I mentioned in my previous post that I’ve joined a Seattle VO meetup group. This has put me into contact with a lot of brand new VO talent looking to get coaching and break into the business. It’s a wonderful little group, all willing to share information. “Mr. LA Coach is in town next weekend for a workshop at XYZ Studios.” “Ms NY coach will be doing private sessions and you can even record your demo if you have a few thousand dollars laying around.” Okay, so maybe this kind of information isn’t helpful. If anything, I find it downright disturbing because you suddenly become aware of the sheer number of people who will happily take your money and leave you with the promise of a career.
Just in my few years training in VO I’ve had a coach contact me advertising his latest class with a reminder that he’s getting ready to help cast a major project so maybe if I sign up for the course, I can get hired too. I had another VO talent who I had contacted in regards to how she handled her British and American demos, who bombards me on a weekly basis with email about this course and that course that she’s selling. Even coaches who are supposedly beloved by professionals for taking them to “the next level” don’t seem above coaching beginners and producing their demos. I even saw a VO talent, with only two years in the business, teaching classes online, charging for basic information that is readily available online for free.
This isn’t to say that all coaches are like this. If you attend a Bob Bergen class for instance, he won’t even let you take another class for two years. Personally, I still remember working with Mary-McDonald Lewis, as we wrapped up the intro to voice over class she was teaching. She urged all of us in the class to continue studying with different coaches and not even think of making a demo for two years. Is that two years a hard and fast rule? No. Not necessarily. But she’s right that we shouldn’t make a demo until we’re absolutely ready. This business is harsh. You don’t get a second chance to make that first impression, and you have to be able to compete with the pros in LA who have tons of experience.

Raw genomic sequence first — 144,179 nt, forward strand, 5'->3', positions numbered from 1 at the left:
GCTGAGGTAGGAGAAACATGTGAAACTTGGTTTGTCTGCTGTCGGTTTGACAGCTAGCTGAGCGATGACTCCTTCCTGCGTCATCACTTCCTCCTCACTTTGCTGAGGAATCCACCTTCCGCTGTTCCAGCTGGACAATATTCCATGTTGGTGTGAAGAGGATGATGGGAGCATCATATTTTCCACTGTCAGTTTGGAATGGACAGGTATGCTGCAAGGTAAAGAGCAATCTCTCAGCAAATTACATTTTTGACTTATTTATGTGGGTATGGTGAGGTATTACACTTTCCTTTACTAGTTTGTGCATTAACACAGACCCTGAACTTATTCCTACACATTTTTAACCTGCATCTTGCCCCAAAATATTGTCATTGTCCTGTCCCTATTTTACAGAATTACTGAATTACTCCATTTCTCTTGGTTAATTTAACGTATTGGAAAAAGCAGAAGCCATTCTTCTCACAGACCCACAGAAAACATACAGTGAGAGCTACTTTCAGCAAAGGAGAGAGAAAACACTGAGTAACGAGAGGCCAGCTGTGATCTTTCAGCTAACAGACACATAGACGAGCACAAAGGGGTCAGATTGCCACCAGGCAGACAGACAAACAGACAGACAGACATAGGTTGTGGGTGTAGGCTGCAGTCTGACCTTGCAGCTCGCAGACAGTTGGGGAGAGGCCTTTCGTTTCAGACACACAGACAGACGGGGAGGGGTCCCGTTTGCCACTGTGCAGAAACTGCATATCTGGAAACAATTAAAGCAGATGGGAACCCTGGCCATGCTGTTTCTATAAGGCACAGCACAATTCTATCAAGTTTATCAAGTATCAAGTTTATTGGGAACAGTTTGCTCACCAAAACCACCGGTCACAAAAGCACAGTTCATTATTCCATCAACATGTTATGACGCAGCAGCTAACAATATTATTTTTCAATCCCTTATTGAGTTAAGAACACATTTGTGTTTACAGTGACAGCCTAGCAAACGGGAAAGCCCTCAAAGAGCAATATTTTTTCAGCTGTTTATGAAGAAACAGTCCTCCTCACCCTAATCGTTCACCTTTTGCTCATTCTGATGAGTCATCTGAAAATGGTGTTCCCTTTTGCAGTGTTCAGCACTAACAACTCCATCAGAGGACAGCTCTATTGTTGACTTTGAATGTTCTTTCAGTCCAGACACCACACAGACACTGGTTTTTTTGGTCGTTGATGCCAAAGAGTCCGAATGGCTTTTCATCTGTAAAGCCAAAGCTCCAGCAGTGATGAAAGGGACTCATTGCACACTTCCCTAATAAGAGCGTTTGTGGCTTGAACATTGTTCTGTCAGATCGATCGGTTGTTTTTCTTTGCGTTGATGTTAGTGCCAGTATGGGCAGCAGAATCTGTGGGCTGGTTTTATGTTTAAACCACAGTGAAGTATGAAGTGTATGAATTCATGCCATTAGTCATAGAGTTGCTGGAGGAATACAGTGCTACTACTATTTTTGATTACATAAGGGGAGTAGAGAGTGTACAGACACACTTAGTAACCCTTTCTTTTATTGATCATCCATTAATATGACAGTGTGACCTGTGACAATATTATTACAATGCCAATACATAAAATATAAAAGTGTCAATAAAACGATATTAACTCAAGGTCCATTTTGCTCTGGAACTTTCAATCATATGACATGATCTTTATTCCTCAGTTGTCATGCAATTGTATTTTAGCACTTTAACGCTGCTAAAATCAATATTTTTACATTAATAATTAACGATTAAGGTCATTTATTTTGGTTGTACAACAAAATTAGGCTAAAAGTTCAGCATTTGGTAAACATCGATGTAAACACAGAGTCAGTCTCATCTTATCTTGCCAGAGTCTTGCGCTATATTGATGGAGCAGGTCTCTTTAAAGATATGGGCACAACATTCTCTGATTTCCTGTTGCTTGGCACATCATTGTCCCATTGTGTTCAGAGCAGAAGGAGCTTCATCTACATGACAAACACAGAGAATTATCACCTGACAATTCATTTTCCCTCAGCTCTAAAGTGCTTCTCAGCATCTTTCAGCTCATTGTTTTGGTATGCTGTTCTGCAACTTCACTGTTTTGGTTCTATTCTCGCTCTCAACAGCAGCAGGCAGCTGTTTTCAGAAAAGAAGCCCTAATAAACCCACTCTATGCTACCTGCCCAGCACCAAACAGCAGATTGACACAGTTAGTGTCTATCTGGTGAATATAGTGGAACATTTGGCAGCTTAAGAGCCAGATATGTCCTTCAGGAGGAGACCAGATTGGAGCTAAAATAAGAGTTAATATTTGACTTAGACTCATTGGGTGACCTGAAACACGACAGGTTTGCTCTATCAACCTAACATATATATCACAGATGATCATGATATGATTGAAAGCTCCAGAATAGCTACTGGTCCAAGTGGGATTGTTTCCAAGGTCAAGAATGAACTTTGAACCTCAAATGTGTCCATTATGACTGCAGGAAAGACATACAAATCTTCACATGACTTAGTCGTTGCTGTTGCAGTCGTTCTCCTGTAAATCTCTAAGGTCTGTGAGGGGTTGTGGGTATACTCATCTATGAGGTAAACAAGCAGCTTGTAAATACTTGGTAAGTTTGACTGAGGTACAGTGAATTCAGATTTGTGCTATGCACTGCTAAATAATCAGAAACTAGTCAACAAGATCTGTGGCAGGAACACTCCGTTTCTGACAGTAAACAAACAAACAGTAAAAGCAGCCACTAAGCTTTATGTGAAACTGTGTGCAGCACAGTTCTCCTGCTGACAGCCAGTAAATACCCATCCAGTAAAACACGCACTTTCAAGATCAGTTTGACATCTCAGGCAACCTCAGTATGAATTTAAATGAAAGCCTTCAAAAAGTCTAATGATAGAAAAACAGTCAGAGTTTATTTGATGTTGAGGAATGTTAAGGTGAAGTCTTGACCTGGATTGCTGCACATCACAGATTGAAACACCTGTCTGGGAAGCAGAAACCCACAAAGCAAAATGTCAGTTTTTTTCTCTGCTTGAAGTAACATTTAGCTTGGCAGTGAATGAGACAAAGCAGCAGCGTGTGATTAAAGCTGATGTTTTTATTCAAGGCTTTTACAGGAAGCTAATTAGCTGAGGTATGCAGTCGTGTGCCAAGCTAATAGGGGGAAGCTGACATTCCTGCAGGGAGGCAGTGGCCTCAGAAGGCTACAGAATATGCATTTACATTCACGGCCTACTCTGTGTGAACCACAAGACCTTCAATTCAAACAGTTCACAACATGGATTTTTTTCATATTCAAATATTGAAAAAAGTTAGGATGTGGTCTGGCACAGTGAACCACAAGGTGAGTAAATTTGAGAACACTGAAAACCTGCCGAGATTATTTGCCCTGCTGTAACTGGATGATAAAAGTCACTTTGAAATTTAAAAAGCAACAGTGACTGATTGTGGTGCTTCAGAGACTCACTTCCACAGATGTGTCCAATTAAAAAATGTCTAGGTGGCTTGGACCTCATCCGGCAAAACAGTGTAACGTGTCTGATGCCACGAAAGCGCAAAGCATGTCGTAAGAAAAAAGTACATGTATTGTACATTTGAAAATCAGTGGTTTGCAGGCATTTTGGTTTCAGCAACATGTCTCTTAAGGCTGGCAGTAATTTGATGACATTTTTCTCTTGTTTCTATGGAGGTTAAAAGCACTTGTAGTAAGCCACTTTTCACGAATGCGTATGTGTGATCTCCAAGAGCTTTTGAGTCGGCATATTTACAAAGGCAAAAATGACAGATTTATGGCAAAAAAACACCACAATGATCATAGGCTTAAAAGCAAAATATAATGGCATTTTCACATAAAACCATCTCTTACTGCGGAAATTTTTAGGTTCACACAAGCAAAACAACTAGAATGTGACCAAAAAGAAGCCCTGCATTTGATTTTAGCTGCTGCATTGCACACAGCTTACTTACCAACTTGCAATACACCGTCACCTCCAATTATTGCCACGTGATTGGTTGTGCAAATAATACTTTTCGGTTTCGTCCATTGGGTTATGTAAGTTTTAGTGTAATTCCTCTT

So how do we get that training? Well, for starters, by being discerning. Research, research, research. Lately, it seems, a lot of LA actors are discovering that Seattle is near enough away to come here for the weekend and teach a class. This is great news if that person is a working voice talent. But if that person has a small handful of video games under his belt and is more famous for his on camera work, maybe that isn’t the best way to spend $200. Ask around. Really ask around. Private message people. Nobody wants to openly bad mouth folks in this business, but they’ll be a bit more open about their experiences with certain coaches if they know it’s not available for the world to see.
But remember, it’s not just about coaching. We learn in all kinds of different ways. Some of those ways include practising with other voice talent so you coach each other. I actually hope we get to do more of this at our Seattle meetup group. If you don’t know any talent nearby, go to Edge Studios and record some of the practice scripts and put them up for evaluation. Also, go to voice bank and listen to demos from the pros. Record yourself reading copy, and listen critically. Compare yourself to the pros, and try to get a sense of what they are doing that you’re not doing. Voice Bank’s Voice Registry also has a great weekly workout session, which is a relatively cheap $84. The point is, coaching is great, if you can find a good coach you trust, who will bring the best out of you, but it takes more than money to get a voice over career started, and you may regret that four thousand dollars you spent on a demo when you consider that the average non-union voice talent earns about $4500 a year.
In other news, Intertwine, the time travel romance I recorded at the beginning of the year, hit number 11 on Audible (may have even gone higher than that, I only just discovered the stats) and was last seen planted between two Diana Gabaldon titles. I’m pretty chuffed, I must say! In the meantime, The Sea Queen by Jovee Winters is getting ready to be released on Audible, and I’m ging to be starting recording on book two of The Black Prince triology.